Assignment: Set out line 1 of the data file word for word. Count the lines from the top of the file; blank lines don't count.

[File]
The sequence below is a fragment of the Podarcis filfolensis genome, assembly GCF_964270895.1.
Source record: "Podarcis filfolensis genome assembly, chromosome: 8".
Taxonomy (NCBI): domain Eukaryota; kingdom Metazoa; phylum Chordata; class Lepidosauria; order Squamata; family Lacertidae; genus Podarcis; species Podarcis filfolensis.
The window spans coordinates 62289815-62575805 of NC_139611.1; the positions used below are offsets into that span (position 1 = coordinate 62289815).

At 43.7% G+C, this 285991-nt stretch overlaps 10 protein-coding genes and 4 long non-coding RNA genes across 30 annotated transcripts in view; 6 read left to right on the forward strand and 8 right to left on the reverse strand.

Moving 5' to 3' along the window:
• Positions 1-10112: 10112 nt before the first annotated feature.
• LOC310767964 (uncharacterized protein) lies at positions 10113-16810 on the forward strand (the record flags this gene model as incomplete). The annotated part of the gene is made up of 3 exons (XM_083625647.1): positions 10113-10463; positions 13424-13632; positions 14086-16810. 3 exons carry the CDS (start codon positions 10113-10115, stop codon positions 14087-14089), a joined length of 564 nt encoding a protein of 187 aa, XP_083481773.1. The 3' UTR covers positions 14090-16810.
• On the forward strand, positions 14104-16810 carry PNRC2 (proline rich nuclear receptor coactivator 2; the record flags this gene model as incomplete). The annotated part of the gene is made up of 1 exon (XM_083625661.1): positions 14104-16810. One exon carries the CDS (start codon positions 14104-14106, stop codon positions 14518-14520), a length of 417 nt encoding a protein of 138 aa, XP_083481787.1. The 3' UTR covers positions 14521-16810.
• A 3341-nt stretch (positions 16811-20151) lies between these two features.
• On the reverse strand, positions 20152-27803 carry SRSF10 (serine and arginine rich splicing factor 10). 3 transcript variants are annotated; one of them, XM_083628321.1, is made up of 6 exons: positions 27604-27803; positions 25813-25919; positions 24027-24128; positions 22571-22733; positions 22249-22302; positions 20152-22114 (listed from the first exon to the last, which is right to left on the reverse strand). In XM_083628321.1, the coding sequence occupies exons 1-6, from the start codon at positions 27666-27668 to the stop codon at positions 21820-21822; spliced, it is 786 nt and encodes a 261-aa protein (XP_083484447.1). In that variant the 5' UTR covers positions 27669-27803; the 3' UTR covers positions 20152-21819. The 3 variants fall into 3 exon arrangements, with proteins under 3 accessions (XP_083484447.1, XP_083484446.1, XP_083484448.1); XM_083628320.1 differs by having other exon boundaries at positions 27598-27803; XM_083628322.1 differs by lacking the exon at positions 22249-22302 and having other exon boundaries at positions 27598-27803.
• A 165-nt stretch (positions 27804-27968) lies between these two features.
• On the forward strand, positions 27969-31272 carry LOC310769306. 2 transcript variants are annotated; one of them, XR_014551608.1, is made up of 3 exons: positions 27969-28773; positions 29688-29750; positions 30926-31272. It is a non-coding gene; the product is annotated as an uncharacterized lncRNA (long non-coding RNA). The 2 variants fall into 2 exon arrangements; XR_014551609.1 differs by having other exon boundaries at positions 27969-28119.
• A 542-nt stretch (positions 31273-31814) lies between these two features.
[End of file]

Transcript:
The sequence below is a fragment of the Podarcis filfolensis genome, assembly GCF_964270895.1.